Thursday, March 7, 2019

49

In 2133, Doc Finnegan had been dead for one hundred and thirteen years. In 2133, he published his forty-ninth posthumous short story.

Doc could have been called a prolific writer. He wrote until his death, at the ripe age of 92, while seated at his computer. What he had been writing has been lost to the sands of time. Literally.  Whatever he was working on, if it had been finished would be released god knows when; if it hadn't been finished, it was sitting in the drafts, locked away in his account where nobody could reach it.

He used online publishing platforms to release his stories, and that was where his audience found him. The most generous of estimates suggested he might have written several stories in the time between posting two, as they went out every Sunday morning, scheduled in advance. But how far in advance was a matter of rumor alone.

In 2021, as Doc's most devout fans were mourning the one year anniversary of his passing, a new story appeared on his website. It was a few days before anyone noticed, but the release rocked the community. Doc's estate released a statement that it had no access to his online accounts, but there was no evidence that they had been breached. The only thing they found was a small bank account quietly continuing to pay the hosting fees; it had several more years of funds, and was continuing to receive deposits from advertising revenue. Language specialists were brought in to evaluate the work, and came to the conclusion that it was genuine.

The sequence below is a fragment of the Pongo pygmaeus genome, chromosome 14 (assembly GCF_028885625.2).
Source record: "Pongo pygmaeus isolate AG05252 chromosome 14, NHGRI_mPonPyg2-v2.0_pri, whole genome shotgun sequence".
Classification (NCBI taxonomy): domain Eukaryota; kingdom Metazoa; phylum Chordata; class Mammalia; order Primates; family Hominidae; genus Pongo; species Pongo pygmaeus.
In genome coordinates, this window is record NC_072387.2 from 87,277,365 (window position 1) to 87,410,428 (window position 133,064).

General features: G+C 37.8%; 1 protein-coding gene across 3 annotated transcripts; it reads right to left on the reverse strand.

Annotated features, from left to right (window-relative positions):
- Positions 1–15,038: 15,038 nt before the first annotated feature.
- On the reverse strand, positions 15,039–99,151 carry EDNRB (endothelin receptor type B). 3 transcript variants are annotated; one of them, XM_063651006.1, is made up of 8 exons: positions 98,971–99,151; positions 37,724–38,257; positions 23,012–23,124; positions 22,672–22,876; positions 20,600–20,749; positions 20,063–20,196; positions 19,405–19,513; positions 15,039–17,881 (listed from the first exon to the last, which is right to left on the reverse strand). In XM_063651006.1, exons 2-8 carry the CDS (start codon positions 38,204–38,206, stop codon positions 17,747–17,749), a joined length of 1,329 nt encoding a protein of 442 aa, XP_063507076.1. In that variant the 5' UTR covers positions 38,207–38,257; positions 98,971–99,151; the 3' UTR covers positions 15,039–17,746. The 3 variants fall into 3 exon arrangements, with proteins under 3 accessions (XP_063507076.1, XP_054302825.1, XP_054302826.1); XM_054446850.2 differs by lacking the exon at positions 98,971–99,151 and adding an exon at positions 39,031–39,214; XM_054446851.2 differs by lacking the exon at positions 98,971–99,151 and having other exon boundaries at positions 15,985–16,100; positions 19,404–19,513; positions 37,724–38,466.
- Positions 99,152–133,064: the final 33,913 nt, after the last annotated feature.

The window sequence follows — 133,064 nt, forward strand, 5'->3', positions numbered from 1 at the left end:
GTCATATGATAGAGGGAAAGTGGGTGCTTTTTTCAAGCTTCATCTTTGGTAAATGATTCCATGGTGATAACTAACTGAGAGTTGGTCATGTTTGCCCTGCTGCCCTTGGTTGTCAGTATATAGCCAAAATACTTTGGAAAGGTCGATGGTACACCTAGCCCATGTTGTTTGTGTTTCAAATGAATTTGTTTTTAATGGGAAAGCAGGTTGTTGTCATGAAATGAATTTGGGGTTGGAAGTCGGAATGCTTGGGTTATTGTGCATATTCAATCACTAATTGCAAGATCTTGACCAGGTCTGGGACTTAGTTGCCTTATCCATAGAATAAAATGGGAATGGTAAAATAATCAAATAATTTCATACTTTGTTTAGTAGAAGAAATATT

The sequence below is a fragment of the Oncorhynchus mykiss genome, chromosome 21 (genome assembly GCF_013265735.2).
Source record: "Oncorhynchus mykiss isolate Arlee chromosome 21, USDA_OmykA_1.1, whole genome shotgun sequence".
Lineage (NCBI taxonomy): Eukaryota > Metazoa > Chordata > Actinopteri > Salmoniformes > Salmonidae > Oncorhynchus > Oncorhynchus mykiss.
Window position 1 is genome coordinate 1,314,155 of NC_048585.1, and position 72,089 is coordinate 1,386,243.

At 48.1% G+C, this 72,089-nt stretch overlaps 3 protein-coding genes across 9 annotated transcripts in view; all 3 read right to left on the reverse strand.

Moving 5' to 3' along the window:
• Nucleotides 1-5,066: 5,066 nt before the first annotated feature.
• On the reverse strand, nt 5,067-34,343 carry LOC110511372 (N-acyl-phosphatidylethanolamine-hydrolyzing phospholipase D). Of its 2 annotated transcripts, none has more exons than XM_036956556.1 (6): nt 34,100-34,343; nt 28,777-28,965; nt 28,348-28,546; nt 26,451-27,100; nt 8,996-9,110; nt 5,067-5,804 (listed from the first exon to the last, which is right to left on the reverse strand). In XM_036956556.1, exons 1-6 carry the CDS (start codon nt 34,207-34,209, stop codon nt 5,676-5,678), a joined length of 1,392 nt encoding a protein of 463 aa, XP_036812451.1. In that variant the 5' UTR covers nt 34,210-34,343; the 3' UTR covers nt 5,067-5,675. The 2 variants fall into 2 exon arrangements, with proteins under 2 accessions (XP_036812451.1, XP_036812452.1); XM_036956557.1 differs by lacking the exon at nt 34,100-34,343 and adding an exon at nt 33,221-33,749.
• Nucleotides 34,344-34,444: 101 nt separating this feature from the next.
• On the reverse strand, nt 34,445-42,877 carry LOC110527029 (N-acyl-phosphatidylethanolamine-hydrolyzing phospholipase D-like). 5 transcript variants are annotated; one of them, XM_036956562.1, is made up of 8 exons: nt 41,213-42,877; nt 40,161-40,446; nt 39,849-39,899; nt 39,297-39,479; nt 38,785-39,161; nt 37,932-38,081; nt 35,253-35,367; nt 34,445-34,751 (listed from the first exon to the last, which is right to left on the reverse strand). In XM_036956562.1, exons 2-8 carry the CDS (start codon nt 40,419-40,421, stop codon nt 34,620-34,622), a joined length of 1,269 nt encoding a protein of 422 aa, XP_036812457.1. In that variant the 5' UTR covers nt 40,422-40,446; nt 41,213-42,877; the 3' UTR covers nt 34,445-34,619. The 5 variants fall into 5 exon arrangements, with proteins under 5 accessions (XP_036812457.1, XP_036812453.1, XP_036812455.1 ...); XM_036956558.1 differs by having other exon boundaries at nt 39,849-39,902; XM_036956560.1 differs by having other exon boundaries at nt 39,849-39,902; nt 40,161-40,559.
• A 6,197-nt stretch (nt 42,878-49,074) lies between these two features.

Five more stories were released that year, then four in the following year, and three in each '23 and '24. The rate continued to slow until 2080, when the web domain went up for renewal, and the small account had insufficient funds. Shortly after the domain went back out to the open market, a bold fan bought it for a considerable sum and donated it back to the estate, but it was too late. As the estate had no access to the accounts, and neither did anyone else, it sat empty.

In late 2097, a web crawler discovered 12 stories on a gauche URL; it was the blogging platform's default and free domain, and it had automatically switched over when it lost Doc's DNS in 2080.

In 2098, a petition to the host platform swept the world, to restore the DNS settings. That petition was logged into the world records books for most verifiable signatures. But they said no. It was a paltry effort to forward visitors of the domain to the gauche URL, but the settings were locked to those without the passwords.

In 2120 brought no new posts, despite fans watching fervently during the months surrounding the one hundredth anniversary of Doc's death, but another one posted the following year.

In 2133, one story was posted, and like the others, it showed up on a Sunday quite unexpectedly. After forty-nine posthumous releases, no one yet had been able to successfully predict the pattern, ascertain with any degree of confidence, when the next would come, and no one knew how many might remain.

And so the world watched, and waited.

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